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Genome Med. 2018 Feb 26;10(1):14. doi: 10.1186/s13073-018-0523-8.

Genetic risk for Alzheimer's disease is concentrated in specific macrophage and microglial transcriptional networks.

Author information

1
Core Bioinformatics and Statistics Team, College of Biomedical and Life Sciences, Cardiff University, Cardiff, UK.
2
MRC Centre for Neuropsychiatric Genetics and Genomics, Division of Psychological Medicine and Clinical Neurosciences, School of Medicine, College of Biomedical and Life Sciences, Cardiff University, Hadyn Ellis Building, Maindy Road, Cardiff, CF24 4HQ, UK.
3
MRC Centre for Neuropsychiatric Genetics and Genomics, Division of Psychological Medicine and Clinical Neurosciences, School of Medicine, College of Biomedical and Life Sciences, Cardiff University, Hadyn Ellis Building, Maindy Road, Cardiff, CF24 4HQ, UK. hillm6@cardiff.ac.uk.
4
UK Dementia Research Institute, Cardiff University, Hadyn Ellis Building, Maindy Road, Cardiff, CF24 4HQ, UK. hillm6@cardiff.ac.uk.

Abstract

BACKGROUND:

Genome-wide association studies of Alzheimer's disease (AD) have identified a number of significant risk loci, the majority of which lie in non-coding regions of the genome. The lack of causal alleles and considerable polygenicity remains a significant barrier to translation into mechanistic understanding. This includes identifying causal variants and the cell/tissue types in which they operate. A fuller understanding of the cell types and transcriptional networks involved in AD genetic risk mechanisms will provide important insights into pathogenesis.

METHODS:

We assessed the significance of the overlap between genome-wide significant AD risk variants and sites of open chromatin from data sets representing diverse tissue types. We then focussed on macrophages and microglia to investigate the role of open chromatin sites containing motifs for specific transcription factors. Partitioned heritability using LDscore regression was used to investigate the contribution of specific macrophage and microglia transcription factor motif-containing open chromatin sites to the heritability of AD.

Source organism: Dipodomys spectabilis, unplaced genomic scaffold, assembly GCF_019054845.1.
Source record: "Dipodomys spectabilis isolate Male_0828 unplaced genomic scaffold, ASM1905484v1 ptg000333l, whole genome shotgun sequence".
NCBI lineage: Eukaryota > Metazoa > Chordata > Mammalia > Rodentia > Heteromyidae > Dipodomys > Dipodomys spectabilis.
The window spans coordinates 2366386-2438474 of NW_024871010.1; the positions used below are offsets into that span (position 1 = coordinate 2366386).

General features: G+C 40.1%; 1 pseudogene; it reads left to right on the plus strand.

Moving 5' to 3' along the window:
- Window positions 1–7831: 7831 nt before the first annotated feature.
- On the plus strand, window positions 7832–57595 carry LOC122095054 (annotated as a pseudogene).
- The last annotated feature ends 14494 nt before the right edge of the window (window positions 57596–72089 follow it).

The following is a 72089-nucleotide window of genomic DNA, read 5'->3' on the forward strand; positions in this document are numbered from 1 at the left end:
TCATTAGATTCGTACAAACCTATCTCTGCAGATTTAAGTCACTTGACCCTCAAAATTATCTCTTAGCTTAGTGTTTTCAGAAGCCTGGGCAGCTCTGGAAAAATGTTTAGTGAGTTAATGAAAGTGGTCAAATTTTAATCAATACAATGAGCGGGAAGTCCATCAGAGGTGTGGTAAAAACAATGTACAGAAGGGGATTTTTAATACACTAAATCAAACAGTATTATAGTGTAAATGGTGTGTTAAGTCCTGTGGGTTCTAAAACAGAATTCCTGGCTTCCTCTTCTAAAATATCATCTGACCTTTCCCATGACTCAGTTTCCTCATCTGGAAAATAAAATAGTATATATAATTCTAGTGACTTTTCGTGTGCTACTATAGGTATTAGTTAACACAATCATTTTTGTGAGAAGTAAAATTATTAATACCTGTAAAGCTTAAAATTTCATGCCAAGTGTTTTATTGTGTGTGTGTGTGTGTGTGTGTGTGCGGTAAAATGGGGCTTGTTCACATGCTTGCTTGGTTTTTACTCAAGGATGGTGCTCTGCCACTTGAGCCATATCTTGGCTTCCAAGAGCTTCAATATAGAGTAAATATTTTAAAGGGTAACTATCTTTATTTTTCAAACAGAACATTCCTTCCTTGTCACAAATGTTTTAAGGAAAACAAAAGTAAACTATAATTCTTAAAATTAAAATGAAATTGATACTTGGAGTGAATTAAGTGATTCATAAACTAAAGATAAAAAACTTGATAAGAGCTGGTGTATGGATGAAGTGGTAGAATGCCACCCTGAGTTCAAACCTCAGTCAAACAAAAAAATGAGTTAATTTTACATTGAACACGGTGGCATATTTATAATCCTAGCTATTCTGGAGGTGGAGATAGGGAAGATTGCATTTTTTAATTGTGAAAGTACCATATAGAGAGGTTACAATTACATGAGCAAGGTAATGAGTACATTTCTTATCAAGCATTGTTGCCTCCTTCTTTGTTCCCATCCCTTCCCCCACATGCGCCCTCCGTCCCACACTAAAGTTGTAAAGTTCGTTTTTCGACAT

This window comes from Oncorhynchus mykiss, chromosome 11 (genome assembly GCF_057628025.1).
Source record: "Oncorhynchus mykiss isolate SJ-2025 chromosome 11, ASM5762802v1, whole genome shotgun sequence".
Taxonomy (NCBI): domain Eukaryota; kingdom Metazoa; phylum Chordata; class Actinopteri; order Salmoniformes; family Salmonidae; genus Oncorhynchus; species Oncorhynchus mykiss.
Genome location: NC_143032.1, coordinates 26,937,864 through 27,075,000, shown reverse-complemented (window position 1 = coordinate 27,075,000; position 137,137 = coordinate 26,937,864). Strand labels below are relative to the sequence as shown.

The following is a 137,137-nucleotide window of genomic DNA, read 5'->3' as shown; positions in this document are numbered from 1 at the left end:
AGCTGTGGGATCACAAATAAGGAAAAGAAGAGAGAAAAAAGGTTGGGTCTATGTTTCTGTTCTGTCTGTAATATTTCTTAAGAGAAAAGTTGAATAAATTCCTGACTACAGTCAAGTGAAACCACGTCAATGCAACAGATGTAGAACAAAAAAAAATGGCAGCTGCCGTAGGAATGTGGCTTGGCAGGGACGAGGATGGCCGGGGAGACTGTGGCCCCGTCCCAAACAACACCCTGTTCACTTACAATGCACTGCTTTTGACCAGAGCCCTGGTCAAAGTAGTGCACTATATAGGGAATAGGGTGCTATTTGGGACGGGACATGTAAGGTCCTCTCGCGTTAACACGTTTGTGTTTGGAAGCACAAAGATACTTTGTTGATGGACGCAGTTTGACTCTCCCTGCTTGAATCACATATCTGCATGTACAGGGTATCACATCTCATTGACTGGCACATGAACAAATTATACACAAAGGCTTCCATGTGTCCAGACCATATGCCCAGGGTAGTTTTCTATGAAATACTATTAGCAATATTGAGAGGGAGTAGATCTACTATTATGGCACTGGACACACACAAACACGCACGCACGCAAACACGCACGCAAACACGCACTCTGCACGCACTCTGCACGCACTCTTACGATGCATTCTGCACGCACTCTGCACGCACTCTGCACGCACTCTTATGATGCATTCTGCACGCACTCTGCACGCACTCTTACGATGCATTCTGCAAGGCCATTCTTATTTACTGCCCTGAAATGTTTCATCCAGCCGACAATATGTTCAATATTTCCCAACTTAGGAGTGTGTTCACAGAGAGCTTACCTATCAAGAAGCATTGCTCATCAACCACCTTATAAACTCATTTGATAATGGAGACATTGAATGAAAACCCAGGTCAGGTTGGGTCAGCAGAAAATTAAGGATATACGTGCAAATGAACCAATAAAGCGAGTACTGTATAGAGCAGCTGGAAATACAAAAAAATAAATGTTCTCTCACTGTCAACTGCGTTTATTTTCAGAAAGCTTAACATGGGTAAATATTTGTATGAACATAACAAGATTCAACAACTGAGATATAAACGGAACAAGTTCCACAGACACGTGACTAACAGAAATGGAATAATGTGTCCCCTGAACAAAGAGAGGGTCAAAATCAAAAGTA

RESULTS:

AD risk single nucleotide polymorphisms (SNPs) are preferentially located at sites of open chromatin in immune cells, particularly monocytes (z score = 4.43; corrected P = 5.88 × 10- 3). Similar enrichments are observed for macrophages (z score = 4.10; corrected P < 2.40 × 10- 3) and microglia (z score = 4.34, corrected P = 0.011). In both macrophages and microglia, AD risk variants are enriched at a subset of open chromatin sites that contain DNA binding motifs for specific transcription factors, e.g. SPI1 and MEF2. Genetic variation at many of these motif-containing sites also mediate a substantial proportion of AD heritability, with SPI1-containing sites capturing the majority of the common variant SNP-chip heritability (microglia enrichment = 16.28, corrected enrichment P = 0.0044).

CONCLUSIONS:

AD risk alleles plausibly operate in immune cells, including microglia, and are concentrated in specific transcriptional networks. Combined with primary genetic association results, the SPI1 and MEF2 transcriptional networks appear central to AD risk mechanisms. Investigation of transcription factors targeting AD risk SNP associated regulatory elements could provide powerful insights into the molecular processes affected by AD polygenic risk. More broadly, our findings support a model of polygenic disease risk that arises from variants located in specific transcriptional networks.

KEYWORDS:

Alzheimer’s disease; GWAS; Non-coding variation; Transcription factor

PMID:
29482603
PMCID:
PMC5828245
DOI:
10.1186/s13073-018-0523-8
[Indexed for MEDLINE]
Free PMC Article

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